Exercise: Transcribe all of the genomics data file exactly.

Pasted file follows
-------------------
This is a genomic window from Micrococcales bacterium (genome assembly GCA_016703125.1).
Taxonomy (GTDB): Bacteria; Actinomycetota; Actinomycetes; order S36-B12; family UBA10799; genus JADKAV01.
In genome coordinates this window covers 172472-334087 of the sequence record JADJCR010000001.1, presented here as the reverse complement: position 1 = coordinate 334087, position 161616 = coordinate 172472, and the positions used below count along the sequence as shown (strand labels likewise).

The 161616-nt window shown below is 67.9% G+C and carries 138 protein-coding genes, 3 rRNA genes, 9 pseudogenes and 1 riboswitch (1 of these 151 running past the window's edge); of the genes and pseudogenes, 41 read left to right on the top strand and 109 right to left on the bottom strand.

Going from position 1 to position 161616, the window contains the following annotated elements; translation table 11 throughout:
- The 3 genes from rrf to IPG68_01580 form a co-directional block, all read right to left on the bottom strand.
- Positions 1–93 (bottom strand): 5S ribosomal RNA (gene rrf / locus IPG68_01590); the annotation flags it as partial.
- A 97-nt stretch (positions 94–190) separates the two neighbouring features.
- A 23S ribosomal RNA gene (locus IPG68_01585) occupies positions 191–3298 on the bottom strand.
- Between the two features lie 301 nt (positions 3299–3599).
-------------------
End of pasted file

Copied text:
This is a genomic window from Micrococcales bacterium (genome assembly GCA_016703125.1).
Taxonomy (GTDB): Bacteria; Actinomycetota; Actinomycetes; order S36-B12; family UBA10799; genus JADKAV01.
In genome coordinates this window covers 172472-334087 of the sequence record JADJCR010000001.1, presented here as the reverse complement: position 1 = coordinate 334087, position 161616 = coordinate 172472, and the positions used below count along the sequence as shown (strand labels likewise).

The 161616-nt window shown below is 67.9% G+C and carries 138 protein-coding genes, 3 rRNA genes, 9 pseudogenes and 1 riboswitch (1 of these 151 running past the window's edge); of the genes and pseudogenes, 41 read left to right on the top strand and 109 right to left on the bottom strand.

Going from position 1 to position 161616, the window contains the following annotated elements; translation table 11 throughout:
- The 3 genes from rrf to IPG68_01580 form a co-directional block, all read right to left on the bottom strand.
- Positions 1–93 (bottom strand): 5S ribosomal RNA (gene rrf / locus IPG68_01590); the annotation flags it as partial.
- A 97-nt stretch (positions 94–190) separates the two neighbouring features.
- A 23S ribosomal RNA gene (locus IPG68_01585) occupies positions 191–3298 on the bottom strand.
- Between the two features lie 301 nt (positions 3299–3599).